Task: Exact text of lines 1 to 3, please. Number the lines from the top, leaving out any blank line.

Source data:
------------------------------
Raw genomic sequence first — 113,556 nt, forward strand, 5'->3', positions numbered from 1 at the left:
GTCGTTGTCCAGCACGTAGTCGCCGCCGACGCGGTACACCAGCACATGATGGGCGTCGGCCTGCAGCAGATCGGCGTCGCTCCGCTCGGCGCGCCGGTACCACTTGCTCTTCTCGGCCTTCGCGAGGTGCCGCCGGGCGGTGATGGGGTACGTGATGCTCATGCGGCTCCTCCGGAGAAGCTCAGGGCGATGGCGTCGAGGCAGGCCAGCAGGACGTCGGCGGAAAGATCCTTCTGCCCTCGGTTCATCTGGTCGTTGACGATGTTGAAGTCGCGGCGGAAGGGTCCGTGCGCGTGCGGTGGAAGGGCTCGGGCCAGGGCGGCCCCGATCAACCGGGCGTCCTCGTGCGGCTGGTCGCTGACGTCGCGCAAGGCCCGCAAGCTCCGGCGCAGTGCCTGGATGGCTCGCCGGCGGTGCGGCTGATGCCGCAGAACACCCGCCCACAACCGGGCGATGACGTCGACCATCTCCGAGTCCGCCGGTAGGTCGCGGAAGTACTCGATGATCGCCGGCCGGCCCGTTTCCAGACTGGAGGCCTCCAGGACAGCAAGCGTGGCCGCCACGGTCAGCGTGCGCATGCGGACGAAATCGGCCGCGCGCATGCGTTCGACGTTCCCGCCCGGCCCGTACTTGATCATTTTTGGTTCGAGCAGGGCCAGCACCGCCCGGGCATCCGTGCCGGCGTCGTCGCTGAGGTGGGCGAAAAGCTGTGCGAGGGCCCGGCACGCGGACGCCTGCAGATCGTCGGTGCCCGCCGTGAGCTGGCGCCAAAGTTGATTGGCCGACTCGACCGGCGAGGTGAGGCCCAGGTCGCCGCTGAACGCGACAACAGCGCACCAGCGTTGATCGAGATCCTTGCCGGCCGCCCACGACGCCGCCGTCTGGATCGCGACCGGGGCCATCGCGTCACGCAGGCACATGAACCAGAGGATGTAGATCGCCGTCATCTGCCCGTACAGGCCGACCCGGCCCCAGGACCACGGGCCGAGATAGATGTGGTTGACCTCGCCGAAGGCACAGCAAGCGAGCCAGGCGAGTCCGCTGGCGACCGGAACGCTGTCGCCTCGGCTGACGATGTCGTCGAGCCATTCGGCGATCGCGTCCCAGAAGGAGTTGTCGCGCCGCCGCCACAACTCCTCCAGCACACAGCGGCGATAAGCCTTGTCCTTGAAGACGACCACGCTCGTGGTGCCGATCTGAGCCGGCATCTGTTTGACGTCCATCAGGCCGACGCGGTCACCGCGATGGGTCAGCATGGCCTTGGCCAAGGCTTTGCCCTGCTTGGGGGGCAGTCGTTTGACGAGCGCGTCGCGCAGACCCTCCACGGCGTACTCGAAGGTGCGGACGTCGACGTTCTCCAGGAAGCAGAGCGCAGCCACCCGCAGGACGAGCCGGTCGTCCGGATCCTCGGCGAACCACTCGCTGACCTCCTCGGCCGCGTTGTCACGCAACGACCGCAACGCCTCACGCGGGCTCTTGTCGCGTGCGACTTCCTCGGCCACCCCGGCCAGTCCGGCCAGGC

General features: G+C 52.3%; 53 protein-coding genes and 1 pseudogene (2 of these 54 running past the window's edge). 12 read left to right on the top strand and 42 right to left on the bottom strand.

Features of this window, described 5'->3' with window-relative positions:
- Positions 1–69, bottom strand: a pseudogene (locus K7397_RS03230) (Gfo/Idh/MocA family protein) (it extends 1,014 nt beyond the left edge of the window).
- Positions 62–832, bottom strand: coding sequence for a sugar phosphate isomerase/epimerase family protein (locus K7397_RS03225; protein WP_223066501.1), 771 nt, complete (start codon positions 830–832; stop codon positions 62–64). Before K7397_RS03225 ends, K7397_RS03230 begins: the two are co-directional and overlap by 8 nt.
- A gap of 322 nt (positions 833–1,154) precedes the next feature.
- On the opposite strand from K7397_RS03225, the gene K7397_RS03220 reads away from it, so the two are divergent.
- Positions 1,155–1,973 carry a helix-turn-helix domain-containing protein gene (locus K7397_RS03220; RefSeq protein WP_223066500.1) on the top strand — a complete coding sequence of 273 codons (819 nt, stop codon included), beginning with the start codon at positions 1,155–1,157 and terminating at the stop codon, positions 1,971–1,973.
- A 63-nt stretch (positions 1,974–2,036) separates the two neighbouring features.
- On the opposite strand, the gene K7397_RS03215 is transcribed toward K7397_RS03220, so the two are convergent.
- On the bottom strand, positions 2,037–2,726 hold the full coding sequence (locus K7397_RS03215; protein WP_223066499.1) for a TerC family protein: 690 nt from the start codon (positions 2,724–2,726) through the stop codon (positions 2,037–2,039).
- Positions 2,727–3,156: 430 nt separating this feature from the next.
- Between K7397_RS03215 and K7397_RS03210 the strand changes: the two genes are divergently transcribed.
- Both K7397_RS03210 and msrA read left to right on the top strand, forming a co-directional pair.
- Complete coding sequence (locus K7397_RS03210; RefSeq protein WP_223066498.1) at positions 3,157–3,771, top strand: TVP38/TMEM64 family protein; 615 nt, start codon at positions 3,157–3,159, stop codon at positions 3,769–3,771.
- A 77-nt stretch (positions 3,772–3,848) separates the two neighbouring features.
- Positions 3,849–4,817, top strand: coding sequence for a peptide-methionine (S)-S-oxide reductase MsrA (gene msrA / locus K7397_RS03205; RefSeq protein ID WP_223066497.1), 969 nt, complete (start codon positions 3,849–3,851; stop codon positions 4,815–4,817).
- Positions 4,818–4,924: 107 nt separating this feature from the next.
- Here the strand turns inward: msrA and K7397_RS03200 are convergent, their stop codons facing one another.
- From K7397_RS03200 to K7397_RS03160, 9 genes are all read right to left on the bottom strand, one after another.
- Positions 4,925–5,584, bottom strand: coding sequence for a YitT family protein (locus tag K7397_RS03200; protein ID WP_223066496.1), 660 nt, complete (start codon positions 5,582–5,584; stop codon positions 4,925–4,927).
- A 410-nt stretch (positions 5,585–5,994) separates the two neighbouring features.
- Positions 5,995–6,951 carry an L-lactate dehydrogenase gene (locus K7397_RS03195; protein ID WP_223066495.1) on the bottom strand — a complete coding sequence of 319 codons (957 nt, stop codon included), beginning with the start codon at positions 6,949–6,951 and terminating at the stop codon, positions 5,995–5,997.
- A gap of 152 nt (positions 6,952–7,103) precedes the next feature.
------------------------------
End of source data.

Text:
Raw genomic sequence first — 113,556 nt, forward strand, 5'->3', positions numbered from 1 at the left:
GTCGTTGTCCAGCACGTAGTCGCCGCCGACGCGGTACACCAGCACATGATGGGCGTCGGCCTGCAGCAGATCGGCGTCGCTCCGCTCGGCGCGCCGGTACCACTTGCTCTTCTCGGCCTTCGCGAGGTGCCGCCGGGCGGTGATGGGGTACGTGATGCTCATGCGGCTCCTCCGGAGAAGCTCAGGGCGATGGCGTCGAGGCAGGCCAGCAGGACGTCGGCGGAAAGATCCTTCTGCCCTCGGTTCATCTGGTCGTTGACGATGTTGAAGTCGCGGCGGAAGGGTCCGTGCGCGTGCGGTGGAAGGGCTCGGGCCAGGGCGGCCCCGATCAACCGGGCGTCCTCGTGCGGCTGGTCGCTGACGTCGCGCAAGGCCCGCAAGCTCCGGCGCAGTGCCTGGATGGCTCGCCGGCGGTGCGGCTGATGCCGCAGAACACCCGCCCACAACCGGGCGATGACGTCGACCATCTCCGAGTCCGCCGGTAGGTCGCGGAAGTACTCGATGATCGCCGGCCGGCCCGTTTCCAGACTGGAGGCCTCCAGGACAGCAAGCGTGGCCGCCACGGTCAGCGTGCGCATGCGGACGAAATCGGCCGCGCGCATGCGTTCGACGTTCCCGCCCGGCCCGTACTTGATCATTTTTGGTTCGAGCAGGGCCAGCACCGCCCGGGCATCCGTGCCGGCGTCGTCGCTGAGGTGGGCGAAAAGCTGTGCGAGGGCCCGGCACGCGGACGCCTGCAGATCGTCGGTGCCCGCCGTGAGCTGGCGCCAAAGTTGATTGGCCGACTCGACCGGCGAGGTGAGGCCCAGGTCGCCGCTGAACGCGACAACAGCGCACCAGCGTTGATCGAGATCCTTGCCGGCCGCCCACGACGCCGCCGTCTGGATCGCGACCGGGGCCATCGCGTCACGCAGGCACATGAACCAGAGGATGTAGATCGCCGTCATCTGCCCGTACAGGCCGACCCGGCCCCAGGACCACGGGCCGAGATAGATGTGGTTGACCTCGCCGAAGGCACAGCAAGCGAGCCAGGCGAGTCCGCTGGCGACCGGAACGCTGTCGCCTCGGCTGACGATGTCGTCGAGCCATTCGGCGATCGCGTCCCAGAAGGAGTTGTCGCGCCGCCGCCACAACTCCTCCAGCACACAGCGGCGATAAGCCTTGTCCTTGAAGACGACCACGCTCGTGGTGCCGATCTGAGCCGGCATCTGTTTGACGTCCATCAGGCCGACGCGGTCACCGCGATGGGTCAGCATGGCCTTGGCCAAGGCTTTGCCCTGCTTGGGGGGCAGTCGTTTGACGAGCGCGTCGCGCAGACCCTCCACGGCGTACTCGAAGGTGCGGACGTCGACGTTCTCCAGGAAGCAGAGCGCAGCCACCCGCAGGACGAGCCGGTCGTCCGGATCCTCGGCGAACCACTCGCTGACCTCCTCGGCCGCGTTGTCACGCAACGACCGCAACGCCTCACGCGGGCTCTTGTCGCGTGCGACTTCCTCGGCCACCCCGGCCAGTCCGGCCAGGC

General features: G+C 52.3%; 53 protein-coding genes and 1 pseudogene (2 of these 54 running past the window's edge). 12 read left to right on the top strand and 42 right to left on the bottom strand.